足利尊氏肖像画、浄土寺蔵~The portrait of Takauji Ashikaga, owned by Jodo-ji Temple(licensed under Public Domain via Wikimedia Commons)

正成と城の最期~End of Masashige and Castle

Emperor Godaigo started Kenmu Restoration, but the kingdom was soon divided into his Southern Court and the Northern Court that Takauji established with another Emperor. Masashige followed Godaigo till the end, but was unfortunately defeated by Takauji in the Battle of Minatogawa, 1336 in Settsu Province (now part of Hyogo Prefecture). Chihaya Castle was kept by Masashige’s descendants, but eventually fell due to the attack of the Northern Court in 1392.

河内千破城図、湊川神社蔵~The illustration of Chihaya Castle, owned by Minatogawa Shrine(licensed under Public Domain via Wikimedia Commons)


急坂を登る~Climbing Steep Slope

Now, the entrance to the ruins of Chihaya Castle is still the gateway for Mt. Kongosan. You have to climb up over 500 steps of stones along the steep slope. The steps were not there originally, instead they were developed when a shrine was constructed . The trail is partly zigzagged to prevent enemies in the past.

千早城跡入口~The entrance of Chihaya Castle Ruins
石段の急坂~The steep stone steps
曲がりくねっている山道~The zigzagged trail

城の中心部は神社に~Center of Castle becomes Shrine

After about 20 minutes of 150m high climbing, you will reach the Fourth Enclosure which is the roomiest space in the castle. You can go further the route on a saddle of the mountain to the Third Enclosure. The enclosure has the shrine office and the monument of the castle.

第四郭~The Fourth Enclosure
山の鞍部~The saddle part of the mountain
第三郭~The Third Enclosure
城の記念碑~The monument of the castle

Chihaya Shrine that worships Masashige is on the Second Enclosure in at the back of the Third Enclosure. The First Enclosure is also at the back of the Second Enclosure, but it is closed to visitors of the shrine as it is considered the sanctuary. It is thought that a building, like a watchtower, stood on the First Enclosure in the past.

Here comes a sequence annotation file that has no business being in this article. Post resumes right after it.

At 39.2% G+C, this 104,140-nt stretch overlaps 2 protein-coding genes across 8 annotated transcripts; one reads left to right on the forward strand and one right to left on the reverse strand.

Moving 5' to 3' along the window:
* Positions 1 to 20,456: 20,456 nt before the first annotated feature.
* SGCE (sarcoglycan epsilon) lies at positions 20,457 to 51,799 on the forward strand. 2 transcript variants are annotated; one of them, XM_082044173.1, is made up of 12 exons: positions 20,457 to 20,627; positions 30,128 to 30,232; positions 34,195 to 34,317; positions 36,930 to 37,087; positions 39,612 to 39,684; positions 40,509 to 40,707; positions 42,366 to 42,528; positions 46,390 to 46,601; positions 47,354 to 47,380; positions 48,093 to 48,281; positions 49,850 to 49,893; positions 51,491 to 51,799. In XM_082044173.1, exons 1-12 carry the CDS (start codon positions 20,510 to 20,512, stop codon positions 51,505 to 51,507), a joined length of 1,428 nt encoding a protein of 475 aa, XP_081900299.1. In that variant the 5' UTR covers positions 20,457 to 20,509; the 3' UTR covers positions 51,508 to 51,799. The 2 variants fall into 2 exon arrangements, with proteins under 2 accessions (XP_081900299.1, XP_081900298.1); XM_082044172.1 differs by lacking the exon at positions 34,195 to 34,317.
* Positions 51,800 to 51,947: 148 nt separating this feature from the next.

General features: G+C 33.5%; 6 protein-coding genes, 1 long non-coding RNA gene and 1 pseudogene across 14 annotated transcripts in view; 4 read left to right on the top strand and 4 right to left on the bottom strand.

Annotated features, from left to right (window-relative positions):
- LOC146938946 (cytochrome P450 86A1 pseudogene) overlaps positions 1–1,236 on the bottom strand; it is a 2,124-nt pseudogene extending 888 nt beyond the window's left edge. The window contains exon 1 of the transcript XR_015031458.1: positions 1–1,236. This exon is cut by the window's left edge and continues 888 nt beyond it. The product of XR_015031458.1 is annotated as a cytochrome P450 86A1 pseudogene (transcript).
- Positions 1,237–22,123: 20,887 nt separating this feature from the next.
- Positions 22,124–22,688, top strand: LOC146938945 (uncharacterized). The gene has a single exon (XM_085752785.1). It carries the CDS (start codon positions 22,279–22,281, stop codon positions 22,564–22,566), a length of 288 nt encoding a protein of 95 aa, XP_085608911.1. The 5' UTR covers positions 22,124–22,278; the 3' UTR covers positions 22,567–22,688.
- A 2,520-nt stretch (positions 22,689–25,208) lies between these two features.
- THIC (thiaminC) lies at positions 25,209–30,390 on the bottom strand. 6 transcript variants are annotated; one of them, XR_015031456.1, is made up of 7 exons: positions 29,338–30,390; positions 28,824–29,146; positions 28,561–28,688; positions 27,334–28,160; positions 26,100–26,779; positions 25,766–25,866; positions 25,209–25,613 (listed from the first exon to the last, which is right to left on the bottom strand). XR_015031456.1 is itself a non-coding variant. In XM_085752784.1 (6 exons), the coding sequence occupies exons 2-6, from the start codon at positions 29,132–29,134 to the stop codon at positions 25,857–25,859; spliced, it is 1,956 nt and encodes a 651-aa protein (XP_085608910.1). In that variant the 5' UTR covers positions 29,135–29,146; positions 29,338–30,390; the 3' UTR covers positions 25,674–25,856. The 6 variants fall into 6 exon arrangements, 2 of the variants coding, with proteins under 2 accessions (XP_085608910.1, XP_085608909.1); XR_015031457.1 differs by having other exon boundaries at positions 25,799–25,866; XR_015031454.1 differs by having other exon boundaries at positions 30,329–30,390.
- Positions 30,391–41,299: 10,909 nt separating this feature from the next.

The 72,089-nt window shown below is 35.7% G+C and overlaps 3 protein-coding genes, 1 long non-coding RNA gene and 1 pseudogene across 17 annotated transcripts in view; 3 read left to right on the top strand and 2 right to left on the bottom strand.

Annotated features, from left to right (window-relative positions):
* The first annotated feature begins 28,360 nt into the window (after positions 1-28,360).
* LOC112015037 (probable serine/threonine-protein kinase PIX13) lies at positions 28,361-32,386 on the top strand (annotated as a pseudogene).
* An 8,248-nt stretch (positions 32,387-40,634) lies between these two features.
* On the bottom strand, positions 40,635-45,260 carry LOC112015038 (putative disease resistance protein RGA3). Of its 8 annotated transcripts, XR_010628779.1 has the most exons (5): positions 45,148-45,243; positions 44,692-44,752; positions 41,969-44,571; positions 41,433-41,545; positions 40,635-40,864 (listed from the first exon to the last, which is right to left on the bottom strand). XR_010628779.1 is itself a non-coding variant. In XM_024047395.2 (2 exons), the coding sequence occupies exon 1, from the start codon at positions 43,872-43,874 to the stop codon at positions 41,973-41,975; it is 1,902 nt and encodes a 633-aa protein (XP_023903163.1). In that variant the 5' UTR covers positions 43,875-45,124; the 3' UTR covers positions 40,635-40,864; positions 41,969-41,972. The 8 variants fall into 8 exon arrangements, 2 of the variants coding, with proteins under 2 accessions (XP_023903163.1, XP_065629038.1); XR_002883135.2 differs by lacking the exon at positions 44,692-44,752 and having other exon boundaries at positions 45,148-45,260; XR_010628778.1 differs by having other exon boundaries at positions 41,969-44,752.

千早神社~Chihaya Shrine
第一郭は立ち入り禁止~The First Enclosure is closed

残っているものはあるか?~Does something original remain?

The side tail goes from the shrine. From the trail, you can look down at something like bounded enclosures. I wonder if they are original or not. If you go back to the saddle between the Third and Fourth Enclosures, you can go down from the mountain using the side pathway to the shrine. One of the valleys’ bottoms has become a forest road. When you look up at the mountain from the road, you can see how steep the slope is, and how well the castle used natural terrain.

腰曲輪のように見えます~They can look like bounded enclosures
自然の断崖~The natural cliff

その後~Later History

Chihaya Castle had been abandoned for a long time. However, after the Meiji Restoration, the situation dramatically changed. Emperor Meiji who was a descendant of the Northern Court decided that the Southern Court was orthodox for some reasons. Masashige, who had been recognized as a great strategist only popular among historians, suddenly transformed into the most famous historical figure. His strategies and ideologies were used to educate all the nations in Japan, which was to be loyal subjects, until World War ll. As a result, Chihaya Shrine was built on the castle ruins in 1879.

皇居外苑にある楠木正成の銅像~The statue of Masashige Kusunoki at Outer Gardens of the Imperial Palace(licensed by David Moore via Wikimedia Commons)

Even now, many old people in Japan think Masashige is just a loyal retainer. On the other hand, some young people even don’t know his name. Historians are recently studying about him as some parts of his personality still remain a mystery. The site has been designated as a National Historic Site since 1934.

私の感想~My Impression

I think that Chihaya Castle is the forerunner of typical mountain castles in Japan, because it used natural hazard at maximum to protect from enemies. Later warriors must have learned a lot from the castle and the battle on it. I am pleased to see that the shrine are is well maintained and Masashige’s name is kept intact .I hope that the shrine will allow visitors to enter the First Enclosure, and that the local government will preserve the ruins really like a historic site to let so that people know more about real Masashige more.

第一郭を見上げる~Looking up the First Enclosure

ここに行くには~How to get There

By car, it takes about 30 minutes away from the Mihara-Mnami IC on Hanwa Expressway. There are several parking lots around the entrance of the castle ruins.
By bus, you can take the Kongo Bus on Chihaya Line bound for Chihaya-Ropeway-Mae or Kongo-Tozanguchi from Tondabayashi Station on Kintetsu Nagano Line, or take the Nankai Bus on Kobuka Line bound for Kongosan-Ropeway-Mae from Kawachi-Nagano Station on Nankai Koya Line or Kintetsu Nagano Line. Get off at the Kongo-Tozanguchi bus stop in both cases.

リンク、参考情報~Links and References

千早城 千早神社、千早赤阪村観光協会(Chihaya-Akasaka Village Tourism Association)
・「日本の城改訂版第103号」デアゴスティーニジャパン(Japanese Book)
・「日本の攻城戦55/柘植久慶」PHP文庫(Japanese Book)